(NewsNation) — Travelers celebrating Father’s Day and Juneteenth — a double holiday weekend — continue to face flight cancellations and delays for a fourth day in a row.
As of 1 p.m. ET on Sunday, airlines canceled 2,237 flights and delayed over 10,000 flights, according to tracking service FlightAware. Nearly 800 of Sunday’s cancellations and 2,000 of the delays involved aircraft scheduled to fly to or from U.S. cities.
Airports with the most cancellations Sunday included Atlanta’s International Airport, New York’s John F. Kennedy International Airport, Boston Logan International Airport and Charlotte Douglas International Airport in North Carolina.
On Saturday, airlines canceled a total of 2,744 flights and delayed 18,171 flights. More than 800 canceled flights and 6,334 delayed flights were within, into or out of the U.S., according to FlightAware.
On Friday, TSA officers screened 2.4 million people at airport security checkpoints nationwide, according to agency spokesperson Lisa Farbstein.
In a tweet, Farbstein said, “It was the highest checkpoint volume since Nov. 28, 2021, which was the Sunday after Thanksgiving.” Farbstein attributed the busy travel day to the start of the “Juneteenth Holiday Weekend.”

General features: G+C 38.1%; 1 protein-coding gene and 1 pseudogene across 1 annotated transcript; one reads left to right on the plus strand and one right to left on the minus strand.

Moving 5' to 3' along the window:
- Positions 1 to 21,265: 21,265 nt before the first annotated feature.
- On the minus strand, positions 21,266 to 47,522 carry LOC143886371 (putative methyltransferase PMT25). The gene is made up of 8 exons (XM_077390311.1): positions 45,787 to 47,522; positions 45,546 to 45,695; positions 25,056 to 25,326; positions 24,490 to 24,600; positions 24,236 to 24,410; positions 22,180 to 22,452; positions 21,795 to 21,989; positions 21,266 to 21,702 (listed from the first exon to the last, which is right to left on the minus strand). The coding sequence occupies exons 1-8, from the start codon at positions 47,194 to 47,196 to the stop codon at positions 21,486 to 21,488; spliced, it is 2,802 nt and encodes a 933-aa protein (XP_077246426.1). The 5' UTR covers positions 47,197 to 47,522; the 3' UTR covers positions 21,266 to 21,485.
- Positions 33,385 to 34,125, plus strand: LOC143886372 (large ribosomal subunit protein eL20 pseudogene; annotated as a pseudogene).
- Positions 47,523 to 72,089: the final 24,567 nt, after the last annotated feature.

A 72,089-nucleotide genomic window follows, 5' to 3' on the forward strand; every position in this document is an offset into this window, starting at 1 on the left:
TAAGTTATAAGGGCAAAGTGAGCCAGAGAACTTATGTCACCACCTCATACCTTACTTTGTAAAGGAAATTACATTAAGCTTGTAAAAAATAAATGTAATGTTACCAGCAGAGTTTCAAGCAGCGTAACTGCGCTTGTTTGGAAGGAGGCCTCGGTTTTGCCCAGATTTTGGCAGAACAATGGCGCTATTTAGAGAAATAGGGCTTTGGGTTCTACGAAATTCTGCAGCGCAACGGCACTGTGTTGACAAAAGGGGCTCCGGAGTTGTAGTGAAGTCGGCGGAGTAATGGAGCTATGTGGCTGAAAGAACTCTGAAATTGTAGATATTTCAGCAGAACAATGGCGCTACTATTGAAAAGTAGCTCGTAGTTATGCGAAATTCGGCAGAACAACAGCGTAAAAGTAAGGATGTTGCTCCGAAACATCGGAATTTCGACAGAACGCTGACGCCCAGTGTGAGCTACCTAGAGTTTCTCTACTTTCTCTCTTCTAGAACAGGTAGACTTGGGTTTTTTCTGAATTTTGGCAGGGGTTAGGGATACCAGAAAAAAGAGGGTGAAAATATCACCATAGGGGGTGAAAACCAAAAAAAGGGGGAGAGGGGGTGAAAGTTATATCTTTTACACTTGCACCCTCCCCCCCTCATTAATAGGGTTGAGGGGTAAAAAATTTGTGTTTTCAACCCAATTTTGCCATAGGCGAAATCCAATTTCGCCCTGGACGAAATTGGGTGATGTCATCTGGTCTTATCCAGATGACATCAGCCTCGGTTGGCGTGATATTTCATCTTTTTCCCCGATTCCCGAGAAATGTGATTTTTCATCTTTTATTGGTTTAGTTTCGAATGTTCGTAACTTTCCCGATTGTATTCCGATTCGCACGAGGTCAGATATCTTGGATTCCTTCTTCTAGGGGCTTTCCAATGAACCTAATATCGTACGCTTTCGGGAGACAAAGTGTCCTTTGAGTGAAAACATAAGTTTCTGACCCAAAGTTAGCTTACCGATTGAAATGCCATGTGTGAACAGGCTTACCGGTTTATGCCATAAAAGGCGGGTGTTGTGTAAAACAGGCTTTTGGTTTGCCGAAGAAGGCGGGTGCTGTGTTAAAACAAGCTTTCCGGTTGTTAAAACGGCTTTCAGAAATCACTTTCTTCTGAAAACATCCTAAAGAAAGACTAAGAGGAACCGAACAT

Transportation Secretary Pete Buttigieg met with airline leaders to quiz them about widespread flight disruptions after his own flight was canceled and he wound up driving from Washington to New York.
“That is happening to a lot of people, and that is exactly why we are paying close attention here to what can be done and how to make sure that the airlines are delivering,” Buttigieg told The Associated Press.
Buttigieg held a virtual meeting with airline CEOs to go over steps the airlines are taking to operate smoothly over the Fourth of July holiday and the rest of the summer and to improve accommodation of passengers who get stranded when flights are canceled.
Buttigieg said he is pushing the airlines to stress-test their summer schedules to ensure they can operate all their planned flights with the employees they have, and to add more customer service workers.
Buttigieg said his department could take enforcement actions against airlines that fail to live up to consumer protection standards. But first, he said, he wants to see whether there are major flight disruptions over the Fourth of July holiday weekend and the rest of the summer.
When the weekend’s cancellation problem started, the airlines blamed bad weather and the Federal Aviation Administration, an arm of the Transportation Department that manages the nation’s airspace, for the disruptions. Airlines have also acknowledged staffing shortages as travel roared back faster than expected from pandemic lows. Airlines are scrambling to hire pilots and other workers to replace employees whom they encouraged to quit after the pandemic hit.
So far in June, more than 2.2 million travelers a day on average have gone through security checkpoints at U.S. airports. That’s up 22% from a year ago although still down 13% from the same period before the pandemic.
The Associated Press contributed to this report.